The catalyst, which will shortly be available to purchase from Sigma-Aldrich, allows a carbon-hydrogen bond to be converted into a carbon nitrogen bond, causing a reaction that could affect drug solubility.
“You can now take a complex molecule like betulinic acid and install a nitrogen atom at a site that you couldn’t before. This will change the molecule’s physical properties – like solubility – and may enhance or alter its biological activity,” lab leader Christina White from the University of Illinois at Urbana-Champaign told this publication.
More reactive than rhodium
The precious metal rhodium was known to be able to catalyse such reactions, but it is more prone to react off-target. The new catalyst is more reactive than such rhodium-based catalysts but maintains perfect selectivity. It compares well to previous iron-based catalyst also developed in White’s lab, except that the new manganese-based catalyst can deal with even the strongest carbon-hydrogen bonds.
White pointed to the molecule dihydropleuromutilone in her paper in Nature Chemistry, a molecule with potent antibiotic activities but which has real issues with solubility. “Installing a nitrogen is going to change its solubility and you may also be able to enhance its biological activity,” White explained.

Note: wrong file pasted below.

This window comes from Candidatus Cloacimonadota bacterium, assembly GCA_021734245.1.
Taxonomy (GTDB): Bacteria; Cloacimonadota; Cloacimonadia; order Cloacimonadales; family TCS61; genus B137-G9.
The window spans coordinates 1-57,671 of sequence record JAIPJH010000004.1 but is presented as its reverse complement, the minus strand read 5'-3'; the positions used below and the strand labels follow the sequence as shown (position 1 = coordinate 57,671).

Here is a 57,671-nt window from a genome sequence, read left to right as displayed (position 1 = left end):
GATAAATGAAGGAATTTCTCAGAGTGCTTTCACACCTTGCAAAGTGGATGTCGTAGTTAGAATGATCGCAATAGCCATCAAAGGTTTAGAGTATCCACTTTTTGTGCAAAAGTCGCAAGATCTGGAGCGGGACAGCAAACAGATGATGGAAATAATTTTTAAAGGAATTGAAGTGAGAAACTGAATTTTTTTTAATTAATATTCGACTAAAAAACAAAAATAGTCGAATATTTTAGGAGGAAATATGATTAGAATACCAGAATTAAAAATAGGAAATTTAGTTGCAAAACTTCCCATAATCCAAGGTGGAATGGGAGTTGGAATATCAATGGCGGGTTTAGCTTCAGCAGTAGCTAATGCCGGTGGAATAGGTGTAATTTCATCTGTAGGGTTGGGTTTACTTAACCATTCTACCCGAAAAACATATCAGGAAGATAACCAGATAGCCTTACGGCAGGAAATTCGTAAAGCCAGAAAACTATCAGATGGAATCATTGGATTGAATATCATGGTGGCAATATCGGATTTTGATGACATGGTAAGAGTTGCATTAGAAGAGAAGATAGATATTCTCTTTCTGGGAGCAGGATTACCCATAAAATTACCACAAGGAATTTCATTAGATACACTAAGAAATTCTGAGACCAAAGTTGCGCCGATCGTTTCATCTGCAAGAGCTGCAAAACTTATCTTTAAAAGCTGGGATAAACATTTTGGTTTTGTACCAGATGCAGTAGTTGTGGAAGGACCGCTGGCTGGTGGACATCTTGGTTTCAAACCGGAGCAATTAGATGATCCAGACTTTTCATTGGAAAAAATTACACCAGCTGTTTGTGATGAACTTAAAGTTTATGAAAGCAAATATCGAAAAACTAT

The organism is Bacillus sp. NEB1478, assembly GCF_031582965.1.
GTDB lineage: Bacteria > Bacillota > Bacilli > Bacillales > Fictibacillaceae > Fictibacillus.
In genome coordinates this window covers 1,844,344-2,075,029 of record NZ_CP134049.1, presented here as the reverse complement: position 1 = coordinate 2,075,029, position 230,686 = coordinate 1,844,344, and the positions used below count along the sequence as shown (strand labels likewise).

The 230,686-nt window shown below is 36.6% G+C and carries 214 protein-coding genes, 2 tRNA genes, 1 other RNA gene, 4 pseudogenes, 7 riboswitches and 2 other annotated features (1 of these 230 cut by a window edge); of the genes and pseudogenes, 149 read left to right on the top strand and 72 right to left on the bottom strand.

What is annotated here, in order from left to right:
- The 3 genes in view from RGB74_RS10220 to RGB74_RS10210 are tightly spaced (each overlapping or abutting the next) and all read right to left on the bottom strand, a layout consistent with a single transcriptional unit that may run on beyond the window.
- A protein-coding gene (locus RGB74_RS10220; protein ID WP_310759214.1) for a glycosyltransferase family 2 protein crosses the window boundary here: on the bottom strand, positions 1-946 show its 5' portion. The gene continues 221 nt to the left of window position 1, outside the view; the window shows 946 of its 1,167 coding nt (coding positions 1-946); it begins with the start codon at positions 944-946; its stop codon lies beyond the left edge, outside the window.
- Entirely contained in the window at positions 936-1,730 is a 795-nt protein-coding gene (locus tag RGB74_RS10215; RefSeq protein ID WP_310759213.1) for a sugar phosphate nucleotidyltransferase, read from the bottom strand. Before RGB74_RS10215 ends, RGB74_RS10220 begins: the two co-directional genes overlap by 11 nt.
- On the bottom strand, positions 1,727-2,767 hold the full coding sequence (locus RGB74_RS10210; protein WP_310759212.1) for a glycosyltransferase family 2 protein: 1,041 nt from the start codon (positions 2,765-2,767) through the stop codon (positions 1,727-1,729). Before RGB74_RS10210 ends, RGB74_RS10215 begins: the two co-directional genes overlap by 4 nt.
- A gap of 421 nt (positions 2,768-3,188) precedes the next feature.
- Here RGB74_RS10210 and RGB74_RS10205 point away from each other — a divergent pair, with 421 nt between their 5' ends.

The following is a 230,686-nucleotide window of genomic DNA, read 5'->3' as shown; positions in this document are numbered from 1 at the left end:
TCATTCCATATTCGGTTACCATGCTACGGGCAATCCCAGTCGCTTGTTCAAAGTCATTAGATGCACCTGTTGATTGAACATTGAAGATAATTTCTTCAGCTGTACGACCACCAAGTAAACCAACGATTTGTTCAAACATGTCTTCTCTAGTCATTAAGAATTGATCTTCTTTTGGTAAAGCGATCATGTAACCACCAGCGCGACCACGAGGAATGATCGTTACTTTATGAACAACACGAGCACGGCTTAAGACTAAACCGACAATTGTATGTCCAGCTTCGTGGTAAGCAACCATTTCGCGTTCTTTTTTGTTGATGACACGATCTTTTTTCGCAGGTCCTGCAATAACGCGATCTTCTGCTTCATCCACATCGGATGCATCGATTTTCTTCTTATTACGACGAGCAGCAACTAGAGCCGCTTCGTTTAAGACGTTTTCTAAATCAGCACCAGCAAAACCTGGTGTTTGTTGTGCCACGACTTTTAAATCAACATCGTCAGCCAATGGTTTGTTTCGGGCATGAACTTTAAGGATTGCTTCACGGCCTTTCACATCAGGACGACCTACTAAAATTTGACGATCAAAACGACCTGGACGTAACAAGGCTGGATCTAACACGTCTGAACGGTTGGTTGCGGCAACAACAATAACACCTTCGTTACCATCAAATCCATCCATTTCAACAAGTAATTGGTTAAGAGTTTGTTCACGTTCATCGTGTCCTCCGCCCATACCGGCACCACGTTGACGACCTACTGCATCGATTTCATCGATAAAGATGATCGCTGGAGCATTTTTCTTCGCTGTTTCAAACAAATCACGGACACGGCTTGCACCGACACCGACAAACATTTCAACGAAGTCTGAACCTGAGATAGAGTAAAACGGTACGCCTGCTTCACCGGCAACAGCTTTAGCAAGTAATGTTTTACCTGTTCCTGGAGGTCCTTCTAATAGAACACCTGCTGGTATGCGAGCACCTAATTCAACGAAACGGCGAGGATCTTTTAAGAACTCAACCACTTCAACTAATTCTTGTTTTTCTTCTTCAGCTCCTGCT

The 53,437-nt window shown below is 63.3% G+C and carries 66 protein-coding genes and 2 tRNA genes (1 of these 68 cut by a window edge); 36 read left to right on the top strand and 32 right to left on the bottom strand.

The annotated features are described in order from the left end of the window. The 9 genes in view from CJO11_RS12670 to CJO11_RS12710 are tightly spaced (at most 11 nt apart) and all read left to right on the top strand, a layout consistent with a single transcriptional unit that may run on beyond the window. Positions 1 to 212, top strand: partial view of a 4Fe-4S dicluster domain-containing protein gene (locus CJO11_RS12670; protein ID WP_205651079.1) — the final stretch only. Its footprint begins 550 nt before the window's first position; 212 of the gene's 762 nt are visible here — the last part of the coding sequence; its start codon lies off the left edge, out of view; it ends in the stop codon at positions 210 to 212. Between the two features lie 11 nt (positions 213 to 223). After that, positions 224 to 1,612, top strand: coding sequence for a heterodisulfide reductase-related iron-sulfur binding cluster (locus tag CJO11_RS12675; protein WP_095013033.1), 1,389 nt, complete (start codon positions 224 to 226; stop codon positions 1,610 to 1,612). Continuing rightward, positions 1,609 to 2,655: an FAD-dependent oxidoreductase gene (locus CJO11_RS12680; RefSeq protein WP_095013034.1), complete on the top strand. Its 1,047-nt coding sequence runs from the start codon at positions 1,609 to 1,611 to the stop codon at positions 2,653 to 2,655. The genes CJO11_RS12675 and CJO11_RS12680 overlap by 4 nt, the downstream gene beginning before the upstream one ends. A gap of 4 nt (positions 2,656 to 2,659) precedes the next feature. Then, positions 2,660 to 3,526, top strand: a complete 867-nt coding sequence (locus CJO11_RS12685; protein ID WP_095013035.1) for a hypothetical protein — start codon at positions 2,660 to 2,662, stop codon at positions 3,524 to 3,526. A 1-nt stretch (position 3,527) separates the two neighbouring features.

Nitrogen generally can act as a hydrogen bond donor or acceptor and is a very polar atom, which allows it interact well in aqueous media and have good solubility.
Companies interested in discovering new pharmaceutical products will be interested in the new catalyst, the researchers in Illinois believe.
“Unfortunately a lot of pharmaceutical companies have stopped exploring natural products as potential drug candidates. One big reason is because they are so difficult to modify in substantial ways and their solubilities can be poor,” White said. “This [catalyst] allows you take a complex molecule that exists in nature and fundamentally change its hydrocarbon core, which is extremely significant.”
Manganese is around ten million times more abundant than rhodium, so the new catalyst is more cost-effective and sustainable. Manganese is also present in vitamin pills, so its toxicity is expected to be less than rhodium.
“Dealing with removing manganese after the reaction should be easier because the amount of residual metal acceptable in the drug will be higher than for rhodium,” White explained. “All these things make is use easier and can lower R&D costs, allowing interesting drugs to be developed faster.”
The new catalyst requires the presence of an alcohol on the molecules. Though lots of important natural and man-made molecules have alcohols on them, White’s lab is now working to move beyond this restriction and produce a catalyst that does not require this tether and which could perform hydrogen-carbon amination anywhere on a compound.
Though some metals from the first row of the periodic table can install nitrogen in C-H bonds, they tend to scramble the stereochemistry, whereas the new catalyst does not do so.